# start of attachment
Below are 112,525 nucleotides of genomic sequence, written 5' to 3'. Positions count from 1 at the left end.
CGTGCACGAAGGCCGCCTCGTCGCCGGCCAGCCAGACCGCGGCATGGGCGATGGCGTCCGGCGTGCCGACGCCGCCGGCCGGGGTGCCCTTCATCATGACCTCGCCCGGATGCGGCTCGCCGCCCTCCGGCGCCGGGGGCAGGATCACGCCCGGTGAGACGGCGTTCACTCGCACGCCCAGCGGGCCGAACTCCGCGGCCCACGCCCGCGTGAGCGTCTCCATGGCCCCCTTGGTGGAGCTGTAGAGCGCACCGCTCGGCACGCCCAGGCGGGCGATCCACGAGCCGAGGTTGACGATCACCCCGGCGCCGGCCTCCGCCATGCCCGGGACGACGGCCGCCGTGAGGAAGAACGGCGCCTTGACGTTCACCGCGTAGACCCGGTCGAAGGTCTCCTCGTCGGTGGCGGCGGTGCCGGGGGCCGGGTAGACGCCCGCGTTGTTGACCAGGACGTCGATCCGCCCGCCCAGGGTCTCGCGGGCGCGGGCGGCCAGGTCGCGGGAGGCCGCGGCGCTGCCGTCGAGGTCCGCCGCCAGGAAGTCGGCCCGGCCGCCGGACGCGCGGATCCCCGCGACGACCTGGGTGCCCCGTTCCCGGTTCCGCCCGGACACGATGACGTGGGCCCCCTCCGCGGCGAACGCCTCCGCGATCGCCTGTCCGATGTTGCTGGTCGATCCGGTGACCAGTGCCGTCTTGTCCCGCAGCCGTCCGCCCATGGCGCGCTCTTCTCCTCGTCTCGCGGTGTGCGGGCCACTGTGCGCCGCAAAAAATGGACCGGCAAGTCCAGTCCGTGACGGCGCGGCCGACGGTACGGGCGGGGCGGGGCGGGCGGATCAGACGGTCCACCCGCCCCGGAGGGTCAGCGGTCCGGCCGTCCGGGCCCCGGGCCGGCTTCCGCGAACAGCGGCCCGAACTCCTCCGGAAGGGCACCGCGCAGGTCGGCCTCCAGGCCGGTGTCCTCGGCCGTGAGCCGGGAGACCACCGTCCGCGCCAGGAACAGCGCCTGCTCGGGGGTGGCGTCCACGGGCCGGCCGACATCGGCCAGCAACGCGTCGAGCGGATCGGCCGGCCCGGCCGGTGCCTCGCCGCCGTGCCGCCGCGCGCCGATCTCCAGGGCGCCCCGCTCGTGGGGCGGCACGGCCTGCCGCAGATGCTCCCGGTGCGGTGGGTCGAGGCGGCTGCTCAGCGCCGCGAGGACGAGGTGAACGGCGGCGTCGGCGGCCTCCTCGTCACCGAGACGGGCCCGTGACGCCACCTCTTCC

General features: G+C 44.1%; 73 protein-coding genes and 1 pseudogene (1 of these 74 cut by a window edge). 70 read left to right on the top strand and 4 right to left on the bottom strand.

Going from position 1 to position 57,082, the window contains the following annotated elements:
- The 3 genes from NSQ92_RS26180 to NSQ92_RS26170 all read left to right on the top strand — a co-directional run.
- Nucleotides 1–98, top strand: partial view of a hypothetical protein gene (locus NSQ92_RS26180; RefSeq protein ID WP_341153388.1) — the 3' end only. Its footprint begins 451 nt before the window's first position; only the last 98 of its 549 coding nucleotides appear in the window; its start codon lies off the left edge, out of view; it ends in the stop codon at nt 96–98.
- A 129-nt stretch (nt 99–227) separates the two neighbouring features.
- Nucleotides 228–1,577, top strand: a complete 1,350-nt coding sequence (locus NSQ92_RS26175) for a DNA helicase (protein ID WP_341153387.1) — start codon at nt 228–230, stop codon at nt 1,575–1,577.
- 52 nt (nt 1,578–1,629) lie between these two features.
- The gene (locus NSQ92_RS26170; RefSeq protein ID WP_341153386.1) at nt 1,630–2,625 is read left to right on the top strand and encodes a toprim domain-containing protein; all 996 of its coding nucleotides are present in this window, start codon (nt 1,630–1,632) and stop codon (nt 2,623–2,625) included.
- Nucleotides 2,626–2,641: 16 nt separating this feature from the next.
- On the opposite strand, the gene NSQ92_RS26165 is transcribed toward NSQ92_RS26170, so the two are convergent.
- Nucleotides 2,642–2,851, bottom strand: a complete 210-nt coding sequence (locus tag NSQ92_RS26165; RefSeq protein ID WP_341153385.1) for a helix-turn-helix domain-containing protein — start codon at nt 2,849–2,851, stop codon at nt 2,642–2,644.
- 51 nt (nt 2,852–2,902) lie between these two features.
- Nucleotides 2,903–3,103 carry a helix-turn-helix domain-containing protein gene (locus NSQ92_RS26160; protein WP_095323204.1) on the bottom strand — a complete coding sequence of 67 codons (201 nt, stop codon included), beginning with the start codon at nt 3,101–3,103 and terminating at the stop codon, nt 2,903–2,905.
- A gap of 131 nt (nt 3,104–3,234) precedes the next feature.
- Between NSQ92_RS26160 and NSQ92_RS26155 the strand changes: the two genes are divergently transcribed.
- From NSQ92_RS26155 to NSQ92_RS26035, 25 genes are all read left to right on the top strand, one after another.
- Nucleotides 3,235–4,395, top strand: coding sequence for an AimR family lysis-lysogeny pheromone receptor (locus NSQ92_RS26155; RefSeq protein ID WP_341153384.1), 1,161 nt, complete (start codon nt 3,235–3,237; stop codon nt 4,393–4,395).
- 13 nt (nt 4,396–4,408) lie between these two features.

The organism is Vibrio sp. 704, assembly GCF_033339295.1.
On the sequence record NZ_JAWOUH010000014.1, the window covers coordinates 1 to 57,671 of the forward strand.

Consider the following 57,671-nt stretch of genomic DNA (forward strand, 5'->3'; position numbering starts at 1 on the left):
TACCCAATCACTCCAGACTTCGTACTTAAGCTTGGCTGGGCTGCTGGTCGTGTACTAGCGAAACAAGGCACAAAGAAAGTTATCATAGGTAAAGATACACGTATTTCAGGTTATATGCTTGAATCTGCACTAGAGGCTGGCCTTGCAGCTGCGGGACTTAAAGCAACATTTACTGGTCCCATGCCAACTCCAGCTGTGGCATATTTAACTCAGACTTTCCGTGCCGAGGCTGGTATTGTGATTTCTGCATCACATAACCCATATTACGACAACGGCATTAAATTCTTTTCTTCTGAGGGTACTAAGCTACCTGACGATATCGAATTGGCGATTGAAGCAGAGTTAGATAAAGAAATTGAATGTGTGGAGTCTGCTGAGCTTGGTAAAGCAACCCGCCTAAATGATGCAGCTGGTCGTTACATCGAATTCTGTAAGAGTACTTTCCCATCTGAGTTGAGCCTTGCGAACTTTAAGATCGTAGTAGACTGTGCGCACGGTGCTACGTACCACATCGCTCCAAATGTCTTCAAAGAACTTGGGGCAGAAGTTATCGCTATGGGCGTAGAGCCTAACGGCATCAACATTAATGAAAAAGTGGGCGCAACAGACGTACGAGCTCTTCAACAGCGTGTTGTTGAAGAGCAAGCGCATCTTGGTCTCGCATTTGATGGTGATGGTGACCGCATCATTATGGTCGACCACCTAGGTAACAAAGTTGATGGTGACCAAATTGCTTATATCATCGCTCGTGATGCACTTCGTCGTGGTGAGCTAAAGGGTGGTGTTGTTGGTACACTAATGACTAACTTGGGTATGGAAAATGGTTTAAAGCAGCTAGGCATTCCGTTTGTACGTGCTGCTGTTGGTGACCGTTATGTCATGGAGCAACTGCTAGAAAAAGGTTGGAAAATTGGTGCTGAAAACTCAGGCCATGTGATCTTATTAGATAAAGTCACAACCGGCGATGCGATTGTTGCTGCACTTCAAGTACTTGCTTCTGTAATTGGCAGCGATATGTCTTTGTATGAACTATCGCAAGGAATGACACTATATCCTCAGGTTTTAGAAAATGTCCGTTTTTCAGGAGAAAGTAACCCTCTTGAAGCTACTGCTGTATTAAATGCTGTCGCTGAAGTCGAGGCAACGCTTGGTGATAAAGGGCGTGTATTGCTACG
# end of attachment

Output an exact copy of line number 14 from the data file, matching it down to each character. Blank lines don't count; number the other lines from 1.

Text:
- 51 nt (nt 2,852–2,902) lie between these two features.